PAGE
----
I tried my hand at homemade playdough for the first time. I am no cook. But since the end product is not supposed to be edible, how can I mess it up? I used this recipe from Domestic Super Hero. Don’t worry. You don’t need to be super hero at all. I made three batches: red, yellow, and blue.
Then the fun part: mixing colors! I divided each of my colors of playdough into two equal halves and then set one of the halves off to the side. The remaining half should be divided in half again. (Perfect time to talk about how fractions are equal parts of a whole.) Now you have two equal fourths of each color. Time to mix! Take 1/4 of the red and smoosh it together with 1/4 of the blue. It takes awhile, so you might have to help if your kiddo wears out on the mixing. See if your kid can guess the color that you are making…then see if it actually turns out. Our purple was a little on the gray side. But you can always add a pinch more red or blue to tweak the color.
Our last step was to put our colors on a color wheel. There are tons of free blank color wheels out there. I used the secondary color wheel from Mr. Printables. I liked how the color words were labeled so my daughters could match them up. If you don’t have a reader yet, give them clues like “Red has three letters. Can you find the word blue? It starts with the letter B. Orange is red and yellow mixed together so it should be in between them.”
And if you are still in the mood to play, here are 15 more ways you can learn with playdough!
How do I keep the kids entertained while I mow the lawn? Water painting. All you need is a bucket of water, paintbrushes, and a fence. It’s free and it’s fun and it doesn’t make a mess. Plus kids can practice all kinds of things:
- patterns- use the fence pickets
- math problems
- sight words or spelling words
- and my daughters’ favorite: splattering
It isn’t the same as practicing handwriting with a pencil and paper, but that’s the point. Sometimes kids need a break from the routine. Novelty makes learning fun. Who wouldn’t want to practice their spelling words outside with a paintbrush in the sunshine instead of at the kitchen table?
The girls decided it would be a fun game to cut up yarn. I’m not sure how the came up with idea or how they stayed interested in it for so long. It kept them occupied and it was great cutting practice for my three-year-old, so I was happy. I was slightly less enthusiastic when my living room was covered in bits of yarn. Hmmm… What to do? Well for starters we played my fun game of “Who can pick up the most yarn in her baggie?” Then we made some art.
Big Sis used some steady hands to make lines and shapes with the Elmer’s glue. Then she carefully found pieces of yarn to place on her glue lines.
Little Sis also had a great time plopping glue on a paper and then sticking yarn on. She wasn’t as concerned about getting it on the lines….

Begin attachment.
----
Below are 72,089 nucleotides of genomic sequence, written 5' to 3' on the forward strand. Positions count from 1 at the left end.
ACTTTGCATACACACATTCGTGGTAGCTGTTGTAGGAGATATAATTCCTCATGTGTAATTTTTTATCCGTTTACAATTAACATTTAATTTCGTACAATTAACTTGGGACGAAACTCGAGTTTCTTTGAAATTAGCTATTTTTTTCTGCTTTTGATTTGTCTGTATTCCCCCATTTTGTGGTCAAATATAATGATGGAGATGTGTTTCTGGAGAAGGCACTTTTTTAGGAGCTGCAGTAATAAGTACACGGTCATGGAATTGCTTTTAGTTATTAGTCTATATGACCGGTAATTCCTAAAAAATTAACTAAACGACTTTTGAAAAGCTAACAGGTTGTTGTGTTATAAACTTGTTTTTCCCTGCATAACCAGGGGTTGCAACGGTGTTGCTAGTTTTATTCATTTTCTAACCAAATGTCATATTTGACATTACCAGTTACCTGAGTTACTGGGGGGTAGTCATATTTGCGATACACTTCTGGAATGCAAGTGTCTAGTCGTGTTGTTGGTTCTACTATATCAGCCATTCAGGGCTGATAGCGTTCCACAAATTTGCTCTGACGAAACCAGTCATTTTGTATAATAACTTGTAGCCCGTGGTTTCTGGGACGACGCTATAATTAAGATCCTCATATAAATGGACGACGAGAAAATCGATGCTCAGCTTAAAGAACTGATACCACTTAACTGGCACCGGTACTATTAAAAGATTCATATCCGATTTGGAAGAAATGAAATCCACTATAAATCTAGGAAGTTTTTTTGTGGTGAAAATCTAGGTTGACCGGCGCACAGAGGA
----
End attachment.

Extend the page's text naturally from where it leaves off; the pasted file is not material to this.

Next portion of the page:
We also practiced some sight words. First I wrote the word with glue and Big Sis placed the yarn on the lines. Then we switched and she got to write with glue. You could do the same with letters, numbers, or shapes.
So easy. Fold toilet paper tubes to make a triangle and square. Lucky you, the circle is already done. 🙂 Then dip the ends in paint, stamp on paper, and you have a shape masterpiece! This is a great craft for toddlers who haven’t mastered painting with a brush. You can talk about shapes and colors while you create.
You might want to give them one color at a time or else this happens…
Last year for Mother’s Day we made these kid-painted vases for the grandmothers and great-grandmothers. I was happy to find a use for the plethora of glass vases that take up residence in my kitchen cabinet. I swear, even though I rarely buy flowers, they just seem to multiply up there! Maybe it has something to do with the microwave beneath them. Hmmm… Where were we? Oh yeah. My girls are big fans of painting, so they loved it. Big Sis liked picking out “the perfect vase” for each grandmother and great-grandmother. And even if the painting looks like a mess (ahem, Little Sis’s small vase in front), it will still be a cherished modern art masterpiece by any grandma.
Paper towel art is a super easy. First, draw with markers on a paper towel. Then, drop water on it with an eye dropper. That’s it. Markers alone are enough to get my daughters excited about a project. Then the water really upped the “wow” factor! So just give your kids a paper towel, markers, and water and you are free to make dinner without anyone hanging on your legs.* And for clean-up, you’ve already got a paper towel handy. 🙂
My daughters might have inherited their marker love from me. I had make some paper towel art of my own:
*Results may vary. I’m not responsible for any burnt dinners or kids that get stepped on.
Do you have some tissue boxes? Let’s make them into monster feet! Last year the girls’ preschool made these and the kids loved them. I like the idea of recycling trash into toys. I also like crafts that are easy enough for kids to make it mostly themselves.
- Cut out the plastic in the top opening of the tissue box. (I did this part.)
- Paint boxes whatever color you want.
- Cut out toes from construction paper and glue to the bottom of the box.
- Optional step: We used a texture brush to do a final coat with sparkly paint.
The end product isn’t perfect, but it is kid-made and they had fun painting.
The scariest monster you’ve ever seen…
- 2 tissue boxes
- construction paper
- texture brush (optional)
Time investment: 15 minutes (plus extra time for the paint to dry)
Difficulty: Elementary kids could it all by themselves, preschoolers might need some help with the cutting.